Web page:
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High gas prices impact local farm production

Many farmers are feeling the pressure of rising gas prices, which is also affecting how much consumers are paying at the grocery store.

BENTONVILLE, Ark. — Rising gas prices are affecting farmers and even affecting how much you pay at checkout in the grocery store. Local farmers say gasoline prices are at the center of everything in agriculture.

“Fuel encompasses every single aspect of the farm, whether it’s going to town to get supplies or the fuel we use to feed the cows or transport the cattle to and from the vet and the market. It encompasses every aspect of what we do. Any inflation in that cost lessens the money they can live on. It dictates what we can do or even how much we’ll be able to do,” local farmer, Aaron Asencio said.

With this price increase, farmers must reconsider finances for this growing season and instead of driving, some farmers are scaling back the best they can.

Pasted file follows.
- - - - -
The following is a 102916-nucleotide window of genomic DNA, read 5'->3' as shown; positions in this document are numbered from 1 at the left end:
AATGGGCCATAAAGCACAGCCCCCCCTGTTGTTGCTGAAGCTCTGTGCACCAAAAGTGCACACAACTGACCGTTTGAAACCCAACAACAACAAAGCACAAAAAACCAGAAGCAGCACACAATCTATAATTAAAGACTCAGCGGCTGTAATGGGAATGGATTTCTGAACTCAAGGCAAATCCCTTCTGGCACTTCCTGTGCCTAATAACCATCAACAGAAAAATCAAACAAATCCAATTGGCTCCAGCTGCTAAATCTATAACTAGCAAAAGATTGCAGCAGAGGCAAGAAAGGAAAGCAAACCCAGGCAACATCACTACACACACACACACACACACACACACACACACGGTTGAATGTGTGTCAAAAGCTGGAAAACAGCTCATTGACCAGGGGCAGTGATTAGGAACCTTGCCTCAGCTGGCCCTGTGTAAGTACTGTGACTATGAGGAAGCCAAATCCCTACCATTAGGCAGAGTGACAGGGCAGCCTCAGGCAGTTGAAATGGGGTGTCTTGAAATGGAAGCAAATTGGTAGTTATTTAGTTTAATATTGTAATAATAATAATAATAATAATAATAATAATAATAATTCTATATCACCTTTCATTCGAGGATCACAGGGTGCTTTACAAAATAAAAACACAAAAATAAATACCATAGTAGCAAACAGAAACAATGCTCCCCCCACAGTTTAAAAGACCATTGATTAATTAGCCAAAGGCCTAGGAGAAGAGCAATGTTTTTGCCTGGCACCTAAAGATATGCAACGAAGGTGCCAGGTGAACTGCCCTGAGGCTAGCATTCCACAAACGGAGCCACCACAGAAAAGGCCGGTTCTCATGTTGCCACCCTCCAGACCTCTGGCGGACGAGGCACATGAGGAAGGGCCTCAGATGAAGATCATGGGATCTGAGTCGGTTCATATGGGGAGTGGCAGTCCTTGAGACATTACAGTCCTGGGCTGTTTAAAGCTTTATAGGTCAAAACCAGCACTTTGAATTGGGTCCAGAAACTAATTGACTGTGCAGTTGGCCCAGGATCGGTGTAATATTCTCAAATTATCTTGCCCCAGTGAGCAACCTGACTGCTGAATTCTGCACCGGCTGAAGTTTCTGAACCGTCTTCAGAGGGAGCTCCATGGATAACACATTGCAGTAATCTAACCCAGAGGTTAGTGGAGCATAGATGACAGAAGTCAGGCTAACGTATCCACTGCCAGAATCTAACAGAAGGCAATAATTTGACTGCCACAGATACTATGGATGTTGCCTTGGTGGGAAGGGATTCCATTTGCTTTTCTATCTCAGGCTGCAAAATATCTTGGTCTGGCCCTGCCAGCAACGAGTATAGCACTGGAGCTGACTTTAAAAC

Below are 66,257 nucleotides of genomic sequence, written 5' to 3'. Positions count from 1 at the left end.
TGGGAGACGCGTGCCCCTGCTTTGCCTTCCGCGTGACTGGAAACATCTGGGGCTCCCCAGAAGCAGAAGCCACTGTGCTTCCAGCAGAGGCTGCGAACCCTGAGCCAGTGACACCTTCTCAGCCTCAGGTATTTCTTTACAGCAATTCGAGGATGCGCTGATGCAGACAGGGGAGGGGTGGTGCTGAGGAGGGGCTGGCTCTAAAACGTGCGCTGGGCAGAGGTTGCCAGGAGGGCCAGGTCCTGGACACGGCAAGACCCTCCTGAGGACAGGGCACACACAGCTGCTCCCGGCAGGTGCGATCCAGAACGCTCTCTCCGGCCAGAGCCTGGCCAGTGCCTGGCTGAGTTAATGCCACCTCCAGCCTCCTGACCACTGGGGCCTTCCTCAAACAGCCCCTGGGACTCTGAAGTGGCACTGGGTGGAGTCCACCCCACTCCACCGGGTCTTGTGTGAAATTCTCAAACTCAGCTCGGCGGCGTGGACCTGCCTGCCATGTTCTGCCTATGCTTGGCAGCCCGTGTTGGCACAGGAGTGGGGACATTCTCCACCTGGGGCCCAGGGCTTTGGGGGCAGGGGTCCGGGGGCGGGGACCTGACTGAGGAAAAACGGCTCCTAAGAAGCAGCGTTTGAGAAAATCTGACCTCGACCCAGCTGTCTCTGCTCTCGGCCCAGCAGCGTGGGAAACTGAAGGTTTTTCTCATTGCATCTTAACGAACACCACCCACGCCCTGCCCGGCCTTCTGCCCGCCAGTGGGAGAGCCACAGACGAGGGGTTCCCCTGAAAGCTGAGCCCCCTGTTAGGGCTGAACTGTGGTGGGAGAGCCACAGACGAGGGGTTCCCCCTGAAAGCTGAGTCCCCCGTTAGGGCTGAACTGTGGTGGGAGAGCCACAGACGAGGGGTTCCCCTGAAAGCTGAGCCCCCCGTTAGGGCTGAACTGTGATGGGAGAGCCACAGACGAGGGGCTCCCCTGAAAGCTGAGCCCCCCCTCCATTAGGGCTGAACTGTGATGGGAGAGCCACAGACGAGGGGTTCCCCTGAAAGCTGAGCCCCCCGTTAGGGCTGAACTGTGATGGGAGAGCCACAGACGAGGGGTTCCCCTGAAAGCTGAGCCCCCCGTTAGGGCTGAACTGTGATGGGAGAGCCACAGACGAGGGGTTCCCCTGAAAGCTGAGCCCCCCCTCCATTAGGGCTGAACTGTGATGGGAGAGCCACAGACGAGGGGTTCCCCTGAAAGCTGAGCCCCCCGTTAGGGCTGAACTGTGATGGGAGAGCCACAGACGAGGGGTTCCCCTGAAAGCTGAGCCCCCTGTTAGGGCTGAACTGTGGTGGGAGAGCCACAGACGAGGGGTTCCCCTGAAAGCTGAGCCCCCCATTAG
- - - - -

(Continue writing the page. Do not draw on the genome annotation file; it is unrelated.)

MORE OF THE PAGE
“We try not to drive as much as possible to cut down on the usage, but to feed cattle you have to keep moving,” Cody Anglin from Anglin Beef said.

Farmers are paying almost double to fill up their ton tank equipment because it requires diesel fuel, which already has a higher price than unleaded.

“I drive a one-ton dodge, I fill up once a week and some weeks maybe twice a week. So I went from filling up for 75, 80 dollars and yesterday it was 120 dollars,” Cody said.

But filling tanks isn’t the only thing gas price impact on the farm. Many fertilizers are petroleum-based, which means those products are directly impacted by gas prices with fertilizers now costing more.

The Cooperative Extension Service is part of the University of Arkansas system division of agriculture throughout the state and they say they’ve seen a significant jump in prices in the last 12 years.

“Example in 2008 urea prices were $200 a ton and this year it went for $1000 a ton and now it’s down to 7 or 800 dollars a ton. This is a huge increase,” Vice President for Agriculture and Natural Resources with the UA System, Dr. Vic Ford said.

Much of the cause stems from the Ukraine Russia Conflict with both countries are top producers for oil, wheat and other produce. Other produce will be seeing a price jump in the near future.

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